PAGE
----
Purity Ring at St John at Hackney ChurchCultureMusicLive music
The title of this concert could be misconstrued. The etymology of Purity Ring harks back to chastity bands worn by wholesome American teens to promote sexual abstinence. With this in mind, and the knowledge that this Canadian music duo were performing in a church, it seemed questionable whether alcohol would even be served. This was a foolish concern: the bar was heaving and beer supplies diminished before the band had even stepped onstage.
Megan James’ haunting vocals were punctuated throughout by expertly timed drum beats and periods of emotive silence building to crescendos during which the entire church was bathed in colour. Corin Roddick’s manipulation of light and sound, on his individually crafted drum kit, added an epic element to the evening.
Formed in 2010, James and Roddick have hand-crafted their own costumes and a quirky drum kit consisting of suspended egg-shaped orbs. This all makes sense when you hear that they are described as creators of “dream pop” and “witch house” music.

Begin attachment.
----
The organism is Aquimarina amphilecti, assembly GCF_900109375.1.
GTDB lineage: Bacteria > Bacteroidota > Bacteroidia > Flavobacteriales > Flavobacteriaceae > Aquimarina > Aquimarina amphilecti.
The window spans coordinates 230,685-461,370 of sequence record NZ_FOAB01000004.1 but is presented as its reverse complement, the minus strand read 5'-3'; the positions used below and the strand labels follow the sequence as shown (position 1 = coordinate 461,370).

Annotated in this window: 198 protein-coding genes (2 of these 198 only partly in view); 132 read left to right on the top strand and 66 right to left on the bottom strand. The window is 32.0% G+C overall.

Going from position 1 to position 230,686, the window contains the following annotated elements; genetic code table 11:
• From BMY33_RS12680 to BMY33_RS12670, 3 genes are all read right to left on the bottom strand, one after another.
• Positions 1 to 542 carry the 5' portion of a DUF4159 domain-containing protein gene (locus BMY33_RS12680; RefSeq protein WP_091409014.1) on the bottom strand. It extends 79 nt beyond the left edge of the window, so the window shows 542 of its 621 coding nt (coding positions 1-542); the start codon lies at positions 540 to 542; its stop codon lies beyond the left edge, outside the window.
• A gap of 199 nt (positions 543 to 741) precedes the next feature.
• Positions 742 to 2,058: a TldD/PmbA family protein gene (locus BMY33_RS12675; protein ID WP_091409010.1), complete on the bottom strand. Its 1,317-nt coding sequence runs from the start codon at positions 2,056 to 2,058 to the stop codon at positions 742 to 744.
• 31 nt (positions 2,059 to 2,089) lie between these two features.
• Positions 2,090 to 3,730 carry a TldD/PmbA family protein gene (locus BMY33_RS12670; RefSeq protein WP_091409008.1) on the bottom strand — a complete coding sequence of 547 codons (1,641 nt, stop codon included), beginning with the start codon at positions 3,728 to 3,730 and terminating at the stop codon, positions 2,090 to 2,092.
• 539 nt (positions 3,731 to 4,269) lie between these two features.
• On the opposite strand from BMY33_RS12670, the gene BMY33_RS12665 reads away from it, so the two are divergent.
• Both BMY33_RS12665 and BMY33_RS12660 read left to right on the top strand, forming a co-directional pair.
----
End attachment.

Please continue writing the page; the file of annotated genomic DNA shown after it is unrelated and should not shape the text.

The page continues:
Witch house music in a church? Despite the darkness that their lyrics are infused with, the setting at St John at Hackney complemented the music perfectly. The venue added to the ethereal nature of the performance; lights cascaded over tomb stones, candelabras and the imposing church organ. Whether the crowd was overwhelmed by the cavernous pillared ceilings, or whether the soundscape was too dream-like, is unclear, but people remained resolutely still as they watched the stage. Recognisable singles such as Belispeak and Obedear surprisingly failed to cause a stir. Their cover of Soulja Boy’s Grammy filled the nave with the resoundingly unsure lyrical questioning: “Is it not good enough? Am I not good enough?” Here, James seemed to be demanding an answer from the crowd, her voice drowning in the percussion as she emotively sang: “Tell me what do you want from me”.
Only with their last song, the much-lauded Fineshrine, was the audience eventually ready to celebrate: kissing, clapping and dancing in unison. This was the song that they were waiting for. Upon its completion Purity Ring dimmed the lights and just like that, having been given the answer that they were waiting for in Grammy, and with no encore, they were gone.
For further information on Purity Ring, click here.
Watch the music video for Purity Ring’s Fineshrine here